Stock Selections Completed, SNAP and the Summer Bull Market

We recently completed our stock buying for the fall of 2017.  We do the stock buying and matching in the fall so that beneficiaries can have the summer to make some money in order to do the match.

It is interesting that of the 6 stocks (and one ETF, IAU or gold) on the list, no one took Snapchat (SNAP).  This is interesting because while it is popular with many of the beneficiaries (they use it), they can segregate whether something is useful or whether it may be a good investment. I had Snapchat on the list because I felt that it had been beaten down by bad sentiment and poor results and because it was burning cash BUT that this also created the opportunity for a turn upward (may be at the bottom).  In the past I’ve been hesitant to put up stocks that are tied to products that the beneficiaries may use day to day because I didn’t want that to bias the selection process but it turns out I was wrong.

With Google Sheets it is much easier to track the portfolio real time.  I have a summary sheet set up like the picture in this post and I can just glance at it on my phone from the google sheets app.  I take snapshots of the values in each portfolio every month or so in order to see simple trends over time.

You can see our summer bull market in the results, although you need to mentally factor out the impact of $11,700 in contributions and $6000 in withdrawals across the period (net inflows of $5700).  Thus based on some simple math above, across the portfolio we saw an increase of $154,073 – $136,791 = $17,282 and then you take out the net inflows of $5700 to get a net increase of $11,582 divided by our base of $136,791 from about 6 months ago which is 8.4% and if you roughly double it (to get annual performance) you see annualized performance of roughly 17% in the portfolio during essentially the summer and most of the fall of 2017.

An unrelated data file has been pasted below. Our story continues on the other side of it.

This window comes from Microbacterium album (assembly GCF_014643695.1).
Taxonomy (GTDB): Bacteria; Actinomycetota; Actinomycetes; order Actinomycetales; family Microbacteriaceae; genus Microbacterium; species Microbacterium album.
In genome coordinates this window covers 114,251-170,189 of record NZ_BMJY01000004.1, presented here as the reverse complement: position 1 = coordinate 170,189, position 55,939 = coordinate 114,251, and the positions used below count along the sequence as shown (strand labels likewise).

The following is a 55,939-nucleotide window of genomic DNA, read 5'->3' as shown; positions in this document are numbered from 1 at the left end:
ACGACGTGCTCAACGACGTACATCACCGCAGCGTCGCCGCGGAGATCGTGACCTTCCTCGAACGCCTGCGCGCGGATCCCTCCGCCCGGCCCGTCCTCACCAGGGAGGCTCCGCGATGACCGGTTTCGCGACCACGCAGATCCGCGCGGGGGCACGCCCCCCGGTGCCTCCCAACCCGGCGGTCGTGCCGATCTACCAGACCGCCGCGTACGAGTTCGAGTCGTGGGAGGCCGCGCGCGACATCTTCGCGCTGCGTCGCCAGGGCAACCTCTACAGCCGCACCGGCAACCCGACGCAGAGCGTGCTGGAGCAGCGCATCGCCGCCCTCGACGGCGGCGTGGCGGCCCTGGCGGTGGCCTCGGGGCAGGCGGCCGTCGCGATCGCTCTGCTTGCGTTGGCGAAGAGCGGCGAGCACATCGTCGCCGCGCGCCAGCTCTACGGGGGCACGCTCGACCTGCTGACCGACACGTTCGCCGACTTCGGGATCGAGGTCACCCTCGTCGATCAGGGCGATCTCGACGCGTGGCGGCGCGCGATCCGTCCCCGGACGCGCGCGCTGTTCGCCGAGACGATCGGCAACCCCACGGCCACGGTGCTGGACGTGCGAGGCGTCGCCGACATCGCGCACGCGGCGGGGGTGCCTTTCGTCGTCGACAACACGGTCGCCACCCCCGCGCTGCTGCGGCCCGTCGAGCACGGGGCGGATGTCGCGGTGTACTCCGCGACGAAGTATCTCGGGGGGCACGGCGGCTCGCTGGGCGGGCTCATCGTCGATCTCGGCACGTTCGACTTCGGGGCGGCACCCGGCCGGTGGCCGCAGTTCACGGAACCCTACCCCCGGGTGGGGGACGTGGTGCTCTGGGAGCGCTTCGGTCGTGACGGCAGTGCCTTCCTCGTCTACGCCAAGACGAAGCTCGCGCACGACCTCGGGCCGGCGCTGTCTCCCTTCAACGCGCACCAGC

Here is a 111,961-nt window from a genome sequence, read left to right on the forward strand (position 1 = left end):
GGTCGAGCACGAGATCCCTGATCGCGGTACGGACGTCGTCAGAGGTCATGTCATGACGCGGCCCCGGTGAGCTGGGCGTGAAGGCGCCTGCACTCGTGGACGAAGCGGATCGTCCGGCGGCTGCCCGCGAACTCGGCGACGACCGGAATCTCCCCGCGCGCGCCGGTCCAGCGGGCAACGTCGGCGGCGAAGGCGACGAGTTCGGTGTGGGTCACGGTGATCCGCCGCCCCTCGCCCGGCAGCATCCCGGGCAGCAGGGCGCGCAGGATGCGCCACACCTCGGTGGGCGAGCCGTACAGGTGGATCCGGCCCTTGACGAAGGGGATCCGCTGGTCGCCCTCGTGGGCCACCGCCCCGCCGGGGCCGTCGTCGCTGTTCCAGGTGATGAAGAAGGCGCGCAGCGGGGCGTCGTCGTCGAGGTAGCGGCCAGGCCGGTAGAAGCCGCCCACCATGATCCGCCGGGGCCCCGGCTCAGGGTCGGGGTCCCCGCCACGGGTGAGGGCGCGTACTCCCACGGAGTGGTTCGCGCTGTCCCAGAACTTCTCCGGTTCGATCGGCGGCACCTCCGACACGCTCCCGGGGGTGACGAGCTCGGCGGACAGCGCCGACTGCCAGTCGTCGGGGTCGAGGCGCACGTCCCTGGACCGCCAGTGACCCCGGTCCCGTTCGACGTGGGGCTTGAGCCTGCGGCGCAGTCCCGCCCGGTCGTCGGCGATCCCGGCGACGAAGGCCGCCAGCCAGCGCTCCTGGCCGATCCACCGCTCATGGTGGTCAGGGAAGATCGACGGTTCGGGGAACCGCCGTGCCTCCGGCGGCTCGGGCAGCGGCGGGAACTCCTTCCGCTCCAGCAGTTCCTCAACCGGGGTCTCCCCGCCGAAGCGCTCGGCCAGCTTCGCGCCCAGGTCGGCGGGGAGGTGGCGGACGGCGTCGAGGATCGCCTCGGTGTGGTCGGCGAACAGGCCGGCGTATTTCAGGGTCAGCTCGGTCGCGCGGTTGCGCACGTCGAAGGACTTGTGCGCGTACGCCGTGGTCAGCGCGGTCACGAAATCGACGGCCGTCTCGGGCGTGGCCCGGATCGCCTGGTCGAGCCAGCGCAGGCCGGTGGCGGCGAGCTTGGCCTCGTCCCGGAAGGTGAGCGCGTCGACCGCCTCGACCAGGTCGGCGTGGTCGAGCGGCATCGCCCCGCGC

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Google Sheets Integration

I have been using Google Sheets to update these portfolios and it has been an excellent experience.  I can share the spreadsheets with the beneficiaries and they can see a real-time view of their portfolios on any device (phone, PC, tablet) through Google Sheets.  The only minor updating item is the cash in the money market account which is a product of recent dividends.

It used to take me a long time to update each spreadsheet.  I had to do the following items:

  • look at the performance of stocks that were sold.  Now I use the “Google Finance” formula to get the current price of stocks that have been sold and I have it in a text statement embedded with the purchase and sales price for that stock
  • I don’t update the current prices for any stocks; that happens automatically

I try to centralize functions.  One item you can’t find via Google Finance is “dividend yield”.  I have a central sheet where I update yields once and then can copy that throughout all of the cells.  I need to copy a block of text into the spreadsheet so that a VLookup can be applied against the data, with the ticker being the primary key.  This also works for the current description of the stock’s status (commentary).